Tuesday, July 8, 2008

SF Eating: Take 1

The co-owners of Salt House restaurant

I spent this past weekend in San Francisco, where the weather was delightful. We ate some excellent food. Here is a quick review of my culinary journeys:

Salt House — Housed in an old printing press building just south of Market Street, Salt House has a lot going for it. The vibe is pleasant from the moment you walk in the door. The exposed brick on the wall and the rustic surroundings are quite cozy, and the food is excellent. I started with four of the Kumamato oysters and then ordered the duck as my entree. Both were superb. My dining partner was equally pleased. But dessert for both of us was disappointing. The apricot-cherry tart that I ordered was lukewarm and tasted bland, and the ice cream atop it was also unappealing. But the wine list was diverse and interesting. I would go back, but I would probably ask a few more questions before diving into dessert.

Michael Mina — This restaurant at the Westin-St. Francis Hotel has been the star on the city's restaurant marquee, almost since it opened. I started with the trio of foie gras selections and followed with the trio of lamb (a chop, a shank and a saddle). Both dishes (or both trios) were absolutely marvelous. I skipped dessert, but my dining partner felt his berry medley was mediocre. The staff reacted the way they should have; they said they were sorry and promptly offered us each an excellent glass of dessert wine. Michael Mina is a class act. The wine list is priced in the stratosphere so beware.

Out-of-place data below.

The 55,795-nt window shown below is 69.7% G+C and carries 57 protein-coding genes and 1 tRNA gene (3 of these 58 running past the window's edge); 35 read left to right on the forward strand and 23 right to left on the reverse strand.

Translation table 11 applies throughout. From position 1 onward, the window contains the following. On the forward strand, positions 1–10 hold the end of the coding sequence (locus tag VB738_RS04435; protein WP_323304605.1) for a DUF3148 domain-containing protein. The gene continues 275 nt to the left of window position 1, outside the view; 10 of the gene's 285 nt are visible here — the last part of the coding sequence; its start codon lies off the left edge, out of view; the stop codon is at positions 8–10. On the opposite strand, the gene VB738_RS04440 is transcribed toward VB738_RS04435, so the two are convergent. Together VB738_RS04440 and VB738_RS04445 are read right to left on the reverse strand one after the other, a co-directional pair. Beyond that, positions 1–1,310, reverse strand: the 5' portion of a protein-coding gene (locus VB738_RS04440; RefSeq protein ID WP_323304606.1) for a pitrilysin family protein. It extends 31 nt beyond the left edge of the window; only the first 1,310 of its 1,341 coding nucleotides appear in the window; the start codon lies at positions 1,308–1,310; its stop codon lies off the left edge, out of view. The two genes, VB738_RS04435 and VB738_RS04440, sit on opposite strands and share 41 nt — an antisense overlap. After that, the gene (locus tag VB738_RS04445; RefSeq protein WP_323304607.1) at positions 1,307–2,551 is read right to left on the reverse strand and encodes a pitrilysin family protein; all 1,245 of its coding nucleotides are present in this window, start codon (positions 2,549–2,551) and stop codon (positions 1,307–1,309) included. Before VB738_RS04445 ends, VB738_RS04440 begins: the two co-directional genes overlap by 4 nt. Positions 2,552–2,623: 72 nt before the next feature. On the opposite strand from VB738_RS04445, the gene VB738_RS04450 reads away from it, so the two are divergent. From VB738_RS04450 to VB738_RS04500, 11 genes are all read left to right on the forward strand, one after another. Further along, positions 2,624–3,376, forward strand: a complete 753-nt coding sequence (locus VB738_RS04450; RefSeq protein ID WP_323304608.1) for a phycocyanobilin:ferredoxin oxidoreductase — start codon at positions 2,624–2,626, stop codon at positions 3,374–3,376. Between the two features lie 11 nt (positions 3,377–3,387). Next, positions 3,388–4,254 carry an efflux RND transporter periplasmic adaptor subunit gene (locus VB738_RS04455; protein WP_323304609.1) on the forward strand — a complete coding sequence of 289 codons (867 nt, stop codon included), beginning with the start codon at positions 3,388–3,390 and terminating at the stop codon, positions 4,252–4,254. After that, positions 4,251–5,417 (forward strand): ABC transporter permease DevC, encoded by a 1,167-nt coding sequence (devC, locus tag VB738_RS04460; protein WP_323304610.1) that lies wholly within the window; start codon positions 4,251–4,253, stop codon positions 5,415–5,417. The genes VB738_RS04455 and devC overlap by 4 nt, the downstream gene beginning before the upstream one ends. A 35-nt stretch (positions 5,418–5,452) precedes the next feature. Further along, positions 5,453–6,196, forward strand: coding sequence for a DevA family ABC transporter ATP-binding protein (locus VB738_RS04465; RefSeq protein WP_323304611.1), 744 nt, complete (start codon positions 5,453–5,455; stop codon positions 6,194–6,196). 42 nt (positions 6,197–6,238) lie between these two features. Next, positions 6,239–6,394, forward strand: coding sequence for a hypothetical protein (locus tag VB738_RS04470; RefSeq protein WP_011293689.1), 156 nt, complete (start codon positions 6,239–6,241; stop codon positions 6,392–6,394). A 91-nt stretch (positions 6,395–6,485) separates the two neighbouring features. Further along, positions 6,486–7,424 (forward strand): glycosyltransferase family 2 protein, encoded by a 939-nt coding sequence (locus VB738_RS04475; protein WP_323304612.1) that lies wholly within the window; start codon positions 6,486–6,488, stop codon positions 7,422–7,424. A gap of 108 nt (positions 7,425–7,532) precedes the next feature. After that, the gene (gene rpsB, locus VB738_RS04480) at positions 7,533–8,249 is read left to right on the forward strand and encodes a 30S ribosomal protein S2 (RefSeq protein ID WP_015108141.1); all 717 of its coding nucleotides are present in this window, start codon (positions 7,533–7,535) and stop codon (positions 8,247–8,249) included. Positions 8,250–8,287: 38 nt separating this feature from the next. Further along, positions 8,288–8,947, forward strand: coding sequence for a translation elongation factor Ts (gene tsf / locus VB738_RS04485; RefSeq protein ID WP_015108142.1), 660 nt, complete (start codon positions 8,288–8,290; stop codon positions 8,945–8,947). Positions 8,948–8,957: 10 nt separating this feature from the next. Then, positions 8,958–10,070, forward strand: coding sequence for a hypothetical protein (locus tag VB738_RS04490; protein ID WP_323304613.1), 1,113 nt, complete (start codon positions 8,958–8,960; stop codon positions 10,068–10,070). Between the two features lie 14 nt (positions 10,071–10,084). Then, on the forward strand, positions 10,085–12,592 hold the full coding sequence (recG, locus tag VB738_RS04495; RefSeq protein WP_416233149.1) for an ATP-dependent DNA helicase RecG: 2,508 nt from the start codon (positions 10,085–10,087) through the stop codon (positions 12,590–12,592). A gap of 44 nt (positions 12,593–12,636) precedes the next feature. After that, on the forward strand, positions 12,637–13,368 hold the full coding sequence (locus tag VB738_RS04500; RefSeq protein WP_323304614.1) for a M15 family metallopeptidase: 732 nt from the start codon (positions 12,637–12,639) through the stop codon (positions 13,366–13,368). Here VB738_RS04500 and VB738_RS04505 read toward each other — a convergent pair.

Yield — This wine bar at 2490 3rd Street (the city's old Dog Patch neighborhood) is wonderfully relaxed and unpretentious. The wine list isn't huge, but it covers all the key bases, and I give Yield credit for having a Carmenere among its choice of red wines. Yield tries to feature selections from wineries that are family-owned and whose grapes are grown organically or biodynamically. I drank a small glass of Mourvedre that was lush and spicy. They offer cheeses, flat bread, olives and toasted almonds to accompany their wines.

Serpentine — This restaurant in an old warehouse just across the street from Yield, was a very pleasant experience. The heirloom tomatoes with an avocado puree were amazing, and the lamb entree I ordered was excellent. Desserts (is this a pattern?) were only so-so. We brought in a wine and paid the corkage fee so I can't comment much on the restaurant's wine list.

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